Ms Natalie Yeung is a partner and head of the Asian competition practice at Slaughter and May. She travels between its Hong Kong and Beijing offic ... [more]Ms Natalie Yeung is a partner and head of the Asian competition practice at Slaughter and May. She travels between its Hong Kong and Beijing offices.
Ms. Yeung is an experienced competition and regulatory lawyer who has worked on a range of antitrust, merger control and regulatory matters involving Hong Kong, EU and UK competition law.
Her clients include the Hong Kong Association of Banks (on the first application for a decision under the Competition Ordinance), Hong Kong Liner Shipping Association (on the first block exemption application in Hong Kong), MTR Corporation, and the Hong Kong Communications Authority. She has also advised multinational companies in relation to investigations in China.
Ms. Yeung is also responsible for coordinating the Chinese and Asian merger notifications on global transactions. Her advice on cross-border transactions includes: Google’s acquisition of certain assets of HTC Corporation; SoftBank Vision Fund’s certain recent investments; Tencent’s acquisition of a majority stake in Supercell; Shell’s acquisition of BG Group; Starwood on its acquisition by Marriott; and Thermo Fisher’s acquisitions of Life Technologies and FEI Company.
Ms. Yeung is listed as a leading lawyer in Chambers Asia-Pacific 2018, a highly regarded lawyer in the IFLR 1000 Asia-Pacific 2018, and recommended as a competition law expert in the 2018 edition of Who’s Who Legal. Natalie is referred to as “one of the standout lawyers in Hong Kong” and “one of the world's foremost experts on Hong Kong's competition legislation”. She has also been named as the youngest lawyer in Global Competition Review’s "40 under 40" in 2015.[less]
2016, International Antitrust Bulletin, Vol.3, 2016, p.13-14
"The law on the legality of resale price maintenance (RPM) is a famously polarized area in the global context. On one hand, jurisdictions such as the EU and UK treat such arrangements as per se illegal (notwithstanding that they allow for certain defenses), without the need for analyzing their effects. On the other hand, the U.S. has led a rule of reason approach, assessing both the procompetitive and anticompetitive effects of a given agreement
(rather than prohibiting such agreements outright ...
"In the nine years since MOFCOM started reviewing transactions under the Anti-Monopoly Law of China ('AML'), it has intervened in approximately 30 cases out of over 1,600 filings. In 2017, MOFCOM imposed remedies in seven transactions, compared with only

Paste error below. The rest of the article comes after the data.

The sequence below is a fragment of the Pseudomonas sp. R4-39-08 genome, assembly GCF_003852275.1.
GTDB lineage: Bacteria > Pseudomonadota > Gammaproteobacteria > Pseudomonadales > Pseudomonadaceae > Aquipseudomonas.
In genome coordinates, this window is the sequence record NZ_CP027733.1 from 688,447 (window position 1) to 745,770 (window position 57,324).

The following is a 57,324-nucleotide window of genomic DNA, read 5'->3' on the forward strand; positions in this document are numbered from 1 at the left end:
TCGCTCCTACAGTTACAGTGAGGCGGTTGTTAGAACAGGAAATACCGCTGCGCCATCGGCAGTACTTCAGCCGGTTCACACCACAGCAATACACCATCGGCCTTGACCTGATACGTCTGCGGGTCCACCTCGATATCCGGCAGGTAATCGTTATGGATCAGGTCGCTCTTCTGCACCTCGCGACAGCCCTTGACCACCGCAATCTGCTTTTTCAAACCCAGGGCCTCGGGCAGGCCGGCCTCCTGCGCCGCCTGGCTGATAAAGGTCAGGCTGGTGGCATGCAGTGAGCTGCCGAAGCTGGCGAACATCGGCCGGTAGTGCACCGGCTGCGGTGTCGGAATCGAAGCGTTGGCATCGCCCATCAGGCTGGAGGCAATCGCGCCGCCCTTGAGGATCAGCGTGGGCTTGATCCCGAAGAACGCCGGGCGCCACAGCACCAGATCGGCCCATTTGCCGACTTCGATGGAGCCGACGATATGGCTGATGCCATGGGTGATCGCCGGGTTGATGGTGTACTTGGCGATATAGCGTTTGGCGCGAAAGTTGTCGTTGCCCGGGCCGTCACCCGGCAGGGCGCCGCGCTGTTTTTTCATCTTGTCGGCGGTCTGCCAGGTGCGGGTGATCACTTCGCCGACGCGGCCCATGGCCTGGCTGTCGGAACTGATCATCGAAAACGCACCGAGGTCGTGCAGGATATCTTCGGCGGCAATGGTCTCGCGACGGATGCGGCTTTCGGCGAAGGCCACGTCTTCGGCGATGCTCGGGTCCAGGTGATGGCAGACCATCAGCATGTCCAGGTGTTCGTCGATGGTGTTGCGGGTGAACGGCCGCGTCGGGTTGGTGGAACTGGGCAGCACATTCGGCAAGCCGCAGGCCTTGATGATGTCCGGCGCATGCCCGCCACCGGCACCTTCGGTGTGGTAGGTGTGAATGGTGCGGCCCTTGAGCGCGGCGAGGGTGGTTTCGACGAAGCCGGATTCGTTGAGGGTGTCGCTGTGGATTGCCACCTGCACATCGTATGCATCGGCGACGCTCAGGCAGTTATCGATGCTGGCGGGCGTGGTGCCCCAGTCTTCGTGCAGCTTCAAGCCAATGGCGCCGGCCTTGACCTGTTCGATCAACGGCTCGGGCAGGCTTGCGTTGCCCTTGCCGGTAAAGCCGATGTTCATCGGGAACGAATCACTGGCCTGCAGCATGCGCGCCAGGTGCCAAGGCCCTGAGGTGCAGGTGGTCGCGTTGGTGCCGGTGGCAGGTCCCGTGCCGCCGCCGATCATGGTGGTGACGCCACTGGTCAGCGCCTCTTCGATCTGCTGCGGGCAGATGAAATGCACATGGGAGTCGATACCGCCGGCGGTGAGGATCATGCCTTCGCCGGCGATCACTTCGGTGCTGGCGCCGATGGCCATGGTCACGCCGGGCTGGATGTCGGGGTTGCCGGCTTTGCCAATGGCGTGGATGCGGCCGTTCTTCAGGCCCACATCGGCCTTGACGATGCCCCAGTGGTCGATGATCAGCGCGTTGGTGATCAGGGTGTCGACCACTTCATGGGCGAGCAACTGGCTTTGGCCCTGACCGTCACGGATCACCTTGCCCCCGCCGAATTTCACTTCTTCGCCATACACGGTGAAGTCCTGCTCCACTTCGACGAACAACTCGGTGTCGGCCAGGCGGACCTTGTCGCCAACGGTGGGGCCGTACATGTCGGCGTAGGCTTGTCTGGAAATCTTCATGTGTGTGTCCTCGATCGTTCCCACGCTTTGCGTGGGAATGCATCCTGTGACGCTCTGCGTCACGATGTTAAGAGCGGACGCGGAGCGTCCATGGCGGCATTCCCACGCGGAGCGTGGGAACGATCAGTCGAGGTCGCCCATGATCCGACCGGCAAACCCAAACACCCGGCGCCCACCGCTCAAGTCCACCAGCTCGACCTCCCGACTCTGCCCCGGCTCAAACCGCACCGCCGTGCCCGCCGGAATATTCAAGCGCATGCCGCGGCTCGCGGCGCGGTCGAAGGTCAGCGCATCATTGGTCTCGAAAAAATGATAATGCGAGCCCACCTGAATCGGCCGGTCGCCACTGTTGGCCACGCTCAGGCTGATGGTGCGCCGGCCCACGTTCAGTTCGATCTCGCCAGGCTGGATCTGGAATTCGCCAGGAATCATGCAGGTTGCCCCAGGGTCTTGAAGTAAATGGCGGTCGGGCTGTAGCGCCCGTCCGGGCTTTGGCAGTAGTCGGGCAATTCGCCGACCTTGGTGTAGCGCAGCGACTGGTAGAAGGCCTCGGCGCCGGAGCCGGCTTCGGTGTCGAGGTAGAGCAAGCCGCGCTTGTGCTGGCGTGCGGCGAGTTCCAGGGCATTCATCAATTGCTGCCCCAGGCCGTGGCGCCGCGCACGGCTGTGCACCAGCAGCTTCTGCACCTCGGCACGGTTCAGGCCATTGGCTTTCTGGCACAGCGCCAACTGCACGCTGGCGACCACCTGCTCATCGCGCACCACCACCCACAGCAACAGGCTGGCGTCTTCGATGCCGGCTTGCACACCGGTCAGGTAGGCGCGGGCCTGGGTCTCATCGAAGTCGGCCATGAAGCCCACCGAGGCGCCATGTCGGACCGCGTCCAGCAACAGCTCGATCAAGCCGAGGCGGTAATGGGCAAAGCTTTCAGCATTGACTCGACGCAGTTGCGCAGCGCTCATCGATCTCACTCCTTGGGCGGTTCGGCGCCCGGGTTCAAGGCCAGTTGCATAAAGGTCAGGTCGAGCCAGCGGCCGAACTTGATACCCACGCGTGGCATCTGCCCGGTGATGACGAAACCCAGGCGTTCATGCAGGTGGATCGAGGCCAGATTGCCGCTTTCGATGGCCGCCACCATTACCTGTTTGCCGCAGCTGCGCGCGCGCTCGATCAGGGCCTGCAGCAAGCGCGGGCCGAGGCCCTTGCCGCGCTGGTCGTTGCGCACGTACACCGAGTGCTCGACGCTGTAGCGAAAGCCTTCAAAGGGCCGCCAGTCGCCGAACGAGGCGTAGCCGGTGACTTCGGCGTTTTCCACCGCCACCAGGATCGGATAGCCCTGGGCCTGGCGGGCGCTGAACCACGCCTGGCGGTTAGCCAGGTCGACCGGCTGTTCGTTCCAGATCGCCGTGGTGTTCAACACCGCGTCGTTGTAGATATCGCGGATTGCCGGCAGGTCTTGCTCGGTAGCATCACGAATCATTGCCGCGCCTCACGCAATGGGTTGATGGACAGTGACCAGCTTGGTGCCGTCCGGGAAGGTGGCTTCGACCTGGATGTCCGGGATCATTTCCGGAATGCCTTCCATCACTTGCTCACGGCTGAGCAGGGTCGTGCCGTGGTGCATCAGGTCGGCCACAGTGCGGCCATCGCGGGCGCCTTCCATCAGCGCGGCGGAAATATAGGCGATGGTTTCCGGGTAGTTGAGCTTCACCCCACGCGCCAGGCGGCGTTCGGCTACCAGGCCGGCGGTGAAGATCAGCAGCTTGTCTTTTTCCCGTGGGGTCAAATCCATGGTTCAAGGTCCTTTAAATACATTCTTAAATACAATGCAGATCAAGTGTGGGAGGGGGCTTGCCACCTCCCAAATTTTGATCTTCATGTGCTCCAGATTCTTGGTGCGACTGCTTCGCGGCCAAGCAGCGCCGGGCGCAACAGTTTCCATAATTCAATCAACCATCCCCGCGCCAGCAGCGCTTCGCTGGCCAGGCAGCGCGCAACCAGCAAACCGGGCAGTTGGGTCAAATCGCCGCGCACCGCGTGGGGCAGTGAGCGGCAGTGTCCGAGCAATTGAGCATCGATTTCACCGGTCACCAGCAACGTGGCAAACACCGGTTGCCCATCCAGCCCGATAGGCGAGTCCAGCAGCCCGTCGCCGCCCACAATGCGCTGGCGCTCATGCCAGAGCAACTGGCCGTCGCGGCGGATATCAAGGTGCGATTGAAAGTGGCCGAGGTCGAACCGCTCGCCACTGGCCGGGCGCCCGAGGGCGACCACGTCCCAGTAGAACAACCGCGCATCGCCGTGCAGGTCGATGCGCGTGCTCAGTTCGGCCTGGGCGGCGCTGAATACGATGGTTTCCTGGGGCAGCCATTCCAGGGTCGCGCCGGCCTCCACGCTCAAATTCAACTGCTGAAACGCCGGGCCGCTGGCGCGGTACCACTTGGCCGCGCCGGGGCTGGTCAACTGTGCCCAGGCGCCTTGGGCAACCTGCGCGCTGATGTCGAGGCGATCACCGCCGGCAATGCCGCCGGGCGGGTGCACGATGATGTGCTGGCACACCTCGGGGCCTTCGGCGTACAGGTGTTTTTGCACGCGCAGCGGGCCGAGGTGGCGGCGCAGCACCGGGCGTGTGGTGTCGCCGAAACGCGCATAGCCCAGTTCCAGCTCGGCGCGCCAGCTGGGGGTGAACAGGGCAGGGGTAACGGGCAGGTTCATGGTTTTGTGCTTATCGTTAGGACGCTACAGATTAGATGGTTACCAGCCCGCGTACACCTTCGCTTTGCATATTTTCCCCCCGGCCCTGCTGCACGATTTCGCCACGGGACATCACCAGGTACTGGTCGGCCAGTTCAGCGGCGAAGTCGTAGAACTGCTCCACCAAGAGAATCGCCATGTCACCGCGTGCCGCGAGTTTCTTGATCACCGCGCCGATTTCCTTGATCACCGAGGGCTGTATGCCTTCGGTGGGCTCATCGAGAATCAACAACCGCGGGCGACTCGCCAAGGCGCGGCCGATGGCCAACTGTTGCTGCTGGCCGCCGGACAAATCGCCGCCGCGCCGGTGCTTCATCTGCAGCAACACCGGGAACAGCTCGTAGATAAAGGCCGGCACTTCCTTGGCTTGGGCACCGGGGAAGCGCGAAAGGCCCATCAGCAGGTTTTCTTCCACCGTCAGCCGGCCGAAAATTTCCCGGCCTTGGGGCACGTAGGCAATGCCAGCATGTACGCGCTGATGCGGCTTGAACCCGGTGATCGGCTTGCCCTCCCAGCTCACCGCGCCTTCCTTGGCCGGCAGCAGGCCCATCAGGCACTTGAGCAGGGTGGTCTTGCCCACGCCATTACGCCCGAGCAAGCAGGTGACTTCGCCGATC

two in 2016.
Based on reviews of these cases and comparing MOFCOM’s remedies to US and EU decisions on the same cases (where relevant), it seems that MOFCOM continues to be willing to diverge from the decisions of the other regulator ...
2017, Getting the Deal Through - Cartel Regulation 2018
"Section 6 of the Competition Ordinance 2012 (Cap 619 of the Laws of Hong Kong) (the Ordinance) prohibits cartel conduct in Hong Kong. The substantive provisions came into effect on 14 December 2015.
The Competition Commission (the Commission) and the Communications Authority (CA) issued six guidelines under the Ordinance on 27 July 2015 (the Guidelines). The Guidelines provide guidance on how the Commission and the CA intend to interpret and apply the provisions of the Ordinance. In ...
2018, Antitrust, Vol. 32, No. 2, Spring 2018, p.89-93
"Joint Ventures often raise complex merger control questions. Divergence in the treatment of joint ventures under competition laws around the world means that the jurisdictional assessment of the same transaction may be diametrically different. A sound knowledge of international merger control rules is crucial for identifying where a joint venture may trigger a merger filing and, where possible, for advising clients on possible structuring options to minimize the number of merger filings that ma ...
2018, 2018 ABA Conference: ‘Merger Control 101’ Panel
"When carrying out an assessment of where merger notifications in the context of a merger, acquisition or joint venture should be made, it is important to bear in mind the implications and potential penalties of implementing a transaction without clearance. In
China, the Anti-Monopoly Bureau of the Ministry of Commerce in China ('MOFCOM') has been stepping up its enforcement actions against merging parties for failing to notify.